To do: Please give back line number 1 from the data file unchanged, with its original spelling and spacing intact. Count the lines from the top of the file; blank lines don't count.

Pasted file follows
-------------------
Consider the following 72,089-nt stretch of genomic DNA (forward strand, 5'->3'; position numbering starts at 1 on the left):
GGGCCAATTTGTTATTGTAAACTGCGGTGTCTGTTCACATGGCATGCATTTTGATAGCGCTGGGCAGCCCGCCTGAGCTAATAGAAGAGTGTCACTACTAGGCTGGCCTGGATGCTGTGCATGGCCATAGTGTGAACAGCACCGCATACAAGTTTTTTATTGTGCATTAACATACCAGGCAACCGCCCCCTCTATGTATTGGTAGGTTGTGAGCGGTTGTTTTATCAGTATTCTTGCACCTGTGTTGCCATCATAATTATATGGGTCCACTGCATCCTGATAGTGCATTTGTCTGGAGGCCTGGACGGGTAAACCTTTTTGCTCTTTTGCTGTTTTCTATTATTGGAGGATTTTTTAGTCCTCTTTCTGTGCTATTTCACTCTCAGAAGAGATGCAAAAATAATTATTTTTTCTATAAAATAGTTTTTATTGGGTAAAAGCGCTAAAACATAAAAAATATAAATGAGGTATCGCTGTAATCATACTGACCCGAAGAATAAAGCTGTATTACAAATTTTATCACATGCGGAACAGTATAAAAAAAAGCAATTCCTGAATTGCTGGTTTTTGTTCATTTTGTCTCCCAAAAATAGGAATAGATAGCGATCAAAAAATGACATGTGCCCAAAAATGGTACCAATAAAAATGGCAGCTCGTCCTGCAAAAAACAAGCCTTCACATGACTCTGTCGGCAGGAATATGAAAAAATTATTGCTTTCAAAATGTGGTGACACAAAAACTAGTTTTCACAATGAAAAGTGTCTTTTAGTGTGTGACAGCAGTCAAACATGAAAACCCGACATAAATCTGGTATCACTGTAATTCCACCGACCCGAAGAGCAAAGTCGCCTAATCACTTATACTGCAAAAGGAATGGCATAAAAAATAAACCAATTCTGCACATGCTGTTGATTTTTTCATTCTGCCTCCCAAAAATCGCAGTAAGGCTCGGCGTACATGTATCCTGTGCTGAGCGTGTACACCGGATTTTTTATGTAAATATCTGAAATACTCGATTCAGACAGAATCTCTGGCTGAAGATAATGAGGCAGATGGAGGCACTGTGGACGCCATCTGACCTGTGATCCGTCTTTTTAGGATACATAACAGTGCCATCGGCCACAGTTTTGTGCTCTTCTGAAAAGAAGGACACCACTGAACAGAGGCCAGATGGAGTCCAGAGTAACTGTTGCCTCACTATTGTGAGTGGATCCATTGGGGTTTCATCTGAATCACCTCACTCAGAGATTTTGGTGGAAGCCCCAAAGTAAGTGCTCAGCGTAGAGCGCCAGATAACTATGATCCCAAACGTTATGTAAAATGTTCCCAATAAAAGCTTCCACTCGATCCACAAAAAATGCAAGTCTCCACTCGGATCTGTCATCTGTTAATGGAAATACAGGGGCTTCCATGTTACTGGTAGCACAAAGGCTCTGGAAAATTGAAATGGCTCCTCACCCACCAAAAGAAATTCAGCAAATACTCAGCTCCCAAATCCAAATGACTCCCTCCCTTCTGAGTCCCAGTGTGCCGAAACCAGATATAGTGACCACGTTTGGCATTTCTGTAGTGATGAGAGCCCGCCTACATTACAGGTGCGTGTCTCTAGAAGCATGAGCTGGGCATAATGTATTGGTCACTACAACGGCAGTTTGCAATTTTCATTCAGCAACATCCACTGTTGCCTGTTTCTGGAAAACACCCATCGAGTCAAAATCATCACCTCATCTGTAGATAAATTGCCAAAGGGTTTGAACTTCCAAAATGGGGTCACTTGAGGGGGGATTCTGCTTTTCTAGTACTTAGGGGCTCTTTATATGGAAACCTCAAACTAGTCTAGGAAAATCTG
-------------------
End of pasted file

Consider the following 72,089-nt stretch of genomic DNA (forward strand, 5'->3'; position numbering starts at 1 on the left):